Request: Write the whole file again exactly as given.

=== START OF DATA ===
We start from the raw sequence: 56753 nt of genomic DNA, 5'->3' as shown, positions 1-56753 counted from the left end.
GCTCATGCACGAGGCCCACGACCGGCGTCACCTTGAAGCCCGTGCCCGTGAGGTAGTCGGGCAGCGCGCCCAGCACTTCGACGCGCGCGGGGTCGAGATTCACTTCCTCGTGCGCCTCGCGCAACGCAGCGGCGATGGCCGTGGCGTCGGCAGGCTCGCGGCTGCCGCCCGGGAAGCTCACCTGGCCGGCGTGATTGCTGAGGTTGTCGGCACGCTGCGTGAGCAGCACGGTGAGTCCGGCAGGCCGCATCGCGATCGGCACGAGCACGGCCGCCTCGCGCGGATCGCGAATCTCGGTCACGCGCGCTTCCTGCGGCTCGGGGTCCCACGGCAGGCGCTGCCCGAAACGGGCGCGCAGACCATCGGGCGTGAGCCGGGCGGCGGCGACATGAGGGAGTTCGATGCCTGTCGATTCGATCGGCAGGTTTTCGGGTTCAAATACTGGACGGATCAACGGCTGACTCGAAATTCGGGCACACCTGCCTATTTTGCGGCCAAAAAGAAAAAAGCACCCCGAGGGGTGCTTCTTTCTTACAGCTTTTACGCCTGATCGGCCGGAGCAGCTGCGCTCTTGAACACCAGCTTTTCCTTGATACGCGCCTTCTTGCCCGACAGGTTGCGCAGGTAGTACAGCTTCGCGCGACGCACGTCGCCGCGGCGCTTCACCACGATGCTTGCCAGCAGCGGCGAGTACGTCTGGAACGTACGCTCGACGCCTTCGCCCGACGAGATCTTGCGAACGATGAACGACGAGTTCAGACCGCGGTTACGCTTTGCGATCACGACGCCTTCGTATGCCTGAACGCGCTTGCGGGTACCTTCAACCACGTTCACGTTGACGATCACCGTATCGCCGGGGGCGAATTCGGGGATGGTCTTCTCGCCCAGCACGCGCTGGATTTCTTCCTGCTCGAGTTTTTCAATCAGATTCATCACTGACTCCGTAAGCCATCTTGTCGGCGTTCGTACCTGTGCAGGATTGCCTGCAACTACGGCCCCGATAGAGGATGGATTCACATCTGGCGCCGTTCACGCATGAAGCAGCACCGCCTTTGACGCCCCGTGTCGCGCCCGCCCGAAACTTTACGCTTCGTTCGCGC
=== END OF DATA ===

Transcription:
We start from the raw sequence: 56753 nt of genomic DNA, 5'->3' as shown, positions 1-56753 counted from the left end.
GCTCATGCACGAGGCCCACGACCGGCGTCACCTTGAAGCCCGTGCCCGTGAGGTAGTCGGGCAGCGCGCCCAGCACTTCGACGCGCGCGGGGTCGAGATTCACTTCCTCGTGCGCCTCGCGCAACGCAGCGGCGATGGCCGTGGCGTCGGCAGGCTCGCGGCTGCCGCCCGGGAAGCTCACCTGGCCGGCGTGATTGCTGAGGTTGTCGGCACGCTGCGTGAGCAGCACGGTGAGTCCGGCAGGCCGCATCGCGATCGGCACGAGCACGGCCGCCTCGCGCGGATCGCGAATCTCGGTCACGCGCGCTTCCTGCGGCTCGGGGTCCCACGGCAGGCGCTGCCCGAAACGGGCGCGCAGACCATCGGGCGTGAGCCGGGCGGCGGCGACATGAGGGAGTTCGATGCCTGTCGATTCGATCGGCAGGTTTTCGGGTTCAAATACTGGACGGATCAACGGCTGACTCGAAATTCGGGCACACCTGCCTATTTTGCGGCCAAAAAGAAAAAAGCACCCCGAGGGGTGCTTCTTTCTTACAGCTTTTACGCCTGATCGGCCGGAGCAGCTGCGCTCTTGAACACCAGCTTTTCCTTGATACGCGCCTTCTTGCCCGACAGGTTGCGCAGGTAGTACAGCTTCGCGCGACGCACGTCGCCGCGGCGCTTCACCACGATGCTTGCCAGCAGCGGCGAGTACGTCTGGAACGTACGCTCGACGCCTTCGCCCGACGAGATCTTGCGAACGATGAACGACGAGTTCAGACCGCGGTTACGCTTTGCGATCACGACGCCTTCGTATGCCTGAACGCGCTTGCGGGTACCTTCAACCACGTTCACGTTGACGATCACCGTATCGCCGGGGGCGAATTCGGGGATGGTCTTCTCGCCCAGCACGCGCTGGATTTCTTCCTGCTCGAGTTTTTCAATCAGATTCATCACTGACTCCGTAAGCCATCTTGTCGGCGTTCGTACCTGTGCAGGATTGCCTGCAACTACGGCCCCGATAGAGGATGGATTCACATCTGGCGCCGTTCACGCATGAAGCAGCACCGCCTTTGACGCCCCGTGTCGCGCCCGCCCGAAACTTTACGCTTCGTTCGCGC